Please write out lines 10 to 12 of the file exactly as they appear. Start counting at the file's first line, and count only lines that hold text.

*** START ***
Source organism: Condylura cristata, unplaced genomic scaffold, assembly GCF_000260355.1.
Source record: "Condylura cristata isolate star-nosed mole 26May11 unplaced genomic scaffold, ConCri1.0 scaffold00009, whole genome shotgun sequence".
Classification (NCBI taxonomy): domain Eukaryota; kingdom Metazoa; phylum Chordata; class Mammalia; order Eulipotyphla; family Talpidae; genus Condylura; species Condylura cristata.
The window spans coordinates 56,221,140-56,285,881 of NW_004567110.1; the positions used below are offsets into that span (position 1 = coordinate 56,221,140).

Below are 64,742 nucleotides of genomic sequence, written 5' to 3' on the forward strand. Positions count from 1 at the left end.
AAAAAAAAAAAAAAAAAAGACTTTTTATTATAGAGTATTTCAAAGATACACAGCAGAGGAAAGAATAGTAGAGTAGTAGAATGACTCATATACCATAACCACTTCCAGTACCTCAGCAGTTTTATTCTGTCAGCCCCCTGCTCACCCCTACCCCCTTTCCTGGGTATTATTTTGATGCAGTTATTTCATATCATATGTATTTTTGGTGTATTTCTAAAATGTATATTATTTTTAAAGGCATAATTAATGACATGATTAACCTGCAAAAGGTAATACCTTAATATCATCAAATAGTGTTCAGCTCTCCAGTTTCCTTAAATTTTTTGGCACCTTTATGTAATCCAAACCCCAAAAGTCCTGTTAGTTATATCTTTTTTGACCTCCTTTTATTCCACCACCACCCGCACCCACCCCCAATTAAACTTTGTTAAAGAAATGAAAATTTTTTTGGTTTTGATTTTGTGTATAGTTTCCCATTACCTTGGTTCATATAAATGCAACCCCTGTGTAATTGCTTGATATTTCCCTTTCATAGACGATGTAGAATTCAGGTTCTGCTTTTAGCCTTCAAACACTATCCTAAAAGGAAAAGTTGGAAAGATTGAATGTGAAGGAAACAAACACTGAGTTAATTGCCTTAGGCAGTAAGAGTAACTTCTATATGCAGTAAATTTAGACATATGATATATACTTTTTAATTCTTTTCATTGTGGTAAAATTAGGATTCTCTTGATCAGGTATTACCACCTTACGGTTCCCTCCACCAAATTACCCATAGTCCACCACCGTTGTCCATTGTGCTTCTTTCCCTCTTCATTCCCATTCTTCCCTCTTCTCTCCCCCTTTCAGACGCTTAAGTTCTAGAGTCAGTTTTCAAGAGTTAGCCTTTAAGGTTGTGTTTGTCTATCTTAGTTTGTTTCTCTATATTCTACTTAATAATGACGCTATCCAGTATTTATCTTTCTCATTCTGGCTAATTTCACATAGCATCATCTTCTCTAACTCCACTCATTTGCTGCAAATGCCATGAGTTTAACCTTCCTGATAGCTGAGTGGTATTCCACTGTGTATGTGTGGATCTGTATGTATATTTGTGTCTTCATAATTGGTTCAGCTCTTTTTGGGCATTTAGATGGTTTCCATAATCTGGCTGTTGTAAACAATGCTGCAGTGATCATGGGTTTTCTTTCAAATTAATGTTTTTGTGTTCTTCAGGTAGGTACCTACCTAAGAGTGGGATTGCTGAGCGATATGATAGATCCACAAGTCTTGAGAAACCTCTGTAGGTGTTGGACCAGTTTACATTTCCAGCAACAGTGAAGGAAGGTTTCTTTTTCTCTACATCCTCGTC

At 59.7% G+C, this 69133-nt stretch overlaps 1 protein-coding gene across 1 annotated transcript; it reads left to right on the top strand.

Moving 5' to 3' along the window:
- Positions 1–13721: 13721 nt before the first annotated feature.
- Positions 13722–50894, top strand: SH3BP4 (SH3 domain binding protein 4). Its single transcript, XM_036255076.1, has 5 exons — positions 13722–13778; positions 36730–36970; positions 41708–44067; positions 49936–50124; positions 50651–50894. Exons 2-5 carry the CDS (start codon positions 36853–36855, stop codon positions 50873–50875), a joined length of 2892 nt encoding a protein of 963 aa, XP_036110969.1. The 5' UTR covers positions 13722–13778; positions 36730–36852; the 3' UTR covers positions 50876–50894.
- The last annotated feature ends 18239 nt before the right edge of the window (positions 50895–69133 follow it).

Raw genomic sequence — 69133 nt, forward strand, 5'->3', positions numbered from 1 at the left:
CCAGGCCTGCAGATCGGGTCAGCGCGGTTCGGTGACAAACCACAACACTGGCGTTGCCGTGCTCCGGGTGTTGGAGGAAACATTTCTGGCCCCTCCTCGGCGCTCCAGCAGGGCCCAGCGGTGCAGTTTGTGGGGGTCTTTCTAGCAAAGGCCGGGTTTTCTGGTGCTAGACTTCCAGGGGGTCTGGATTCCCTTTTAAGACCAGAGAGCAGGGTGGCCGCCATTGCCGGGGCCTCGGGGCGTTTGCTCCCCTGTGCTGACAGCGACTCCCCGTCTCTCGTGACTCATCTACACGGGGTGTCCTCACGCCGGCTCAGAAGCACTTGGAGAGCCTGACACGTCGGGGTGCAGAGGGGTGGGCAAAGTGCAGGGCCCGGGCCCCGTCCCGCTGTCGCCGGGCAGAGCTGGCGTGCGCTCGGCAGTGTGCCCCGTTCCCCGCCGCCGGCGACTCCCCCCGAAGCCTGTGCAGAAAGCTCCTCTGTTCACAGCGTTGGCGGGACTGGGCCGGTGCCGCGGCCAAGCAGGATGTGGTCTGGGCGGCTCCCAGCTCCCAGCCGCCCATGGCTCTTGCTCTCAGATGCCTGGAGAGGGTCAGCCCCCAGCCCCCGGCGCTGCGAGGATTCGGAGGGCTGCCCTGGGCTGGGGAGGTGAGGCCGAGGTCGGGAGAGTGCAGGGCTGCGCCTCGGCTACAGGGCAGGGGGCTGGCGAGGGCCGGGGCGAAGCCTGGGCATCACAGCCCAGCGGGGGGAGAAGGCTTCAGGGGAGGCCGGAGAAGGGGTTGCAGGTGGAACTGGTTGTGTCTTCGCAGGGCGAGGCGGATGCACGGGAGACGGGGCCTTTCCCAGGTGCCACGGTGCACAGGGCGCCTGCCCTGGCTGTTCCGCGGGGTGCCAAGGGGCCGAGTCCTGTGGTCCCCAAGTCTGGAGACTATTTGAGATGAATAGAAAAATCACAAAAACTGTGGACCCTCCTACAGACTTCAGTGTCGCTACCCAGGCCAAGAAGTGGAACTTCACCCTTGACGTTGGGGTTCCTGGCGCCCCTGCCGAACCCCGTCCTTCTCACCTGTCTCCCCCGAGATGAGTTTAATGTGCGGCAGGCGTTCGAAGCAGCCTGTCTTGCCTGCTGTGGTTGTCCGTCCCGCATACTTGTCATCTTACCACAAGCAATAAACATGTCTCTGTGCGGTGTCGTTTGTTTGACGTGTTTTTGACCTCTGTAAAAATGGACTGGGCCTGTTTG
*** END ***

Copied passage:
- Positions 13722–50894, top strand: SH3BP4 (SH3 domain binding protein 4). Its single transcript, XM_036255076.1, has 5 exons — positions 13722–13778; positions 36730–36970; positions 41708–44067; positions 49936–50124; positions 50651–50894. Exons 2-5 carry the CDS (start codon positions 36853–36855, stop codon positions 50873–50875), a joined length of 2892 nt encoding a protein of 963 aa, XP_036110969.1. The 5' UTR covers positions 13722–13778; positions 36730–36852; the 3' UTR covers positions 50876–50894.
- The last annotated feature ends 18239 nt before the right edge of the window (positions 50895–69133 follow it).

Raw genomic sequence — 69133 nt, forward strand, 5'->3', positions numbered from 1 at the left: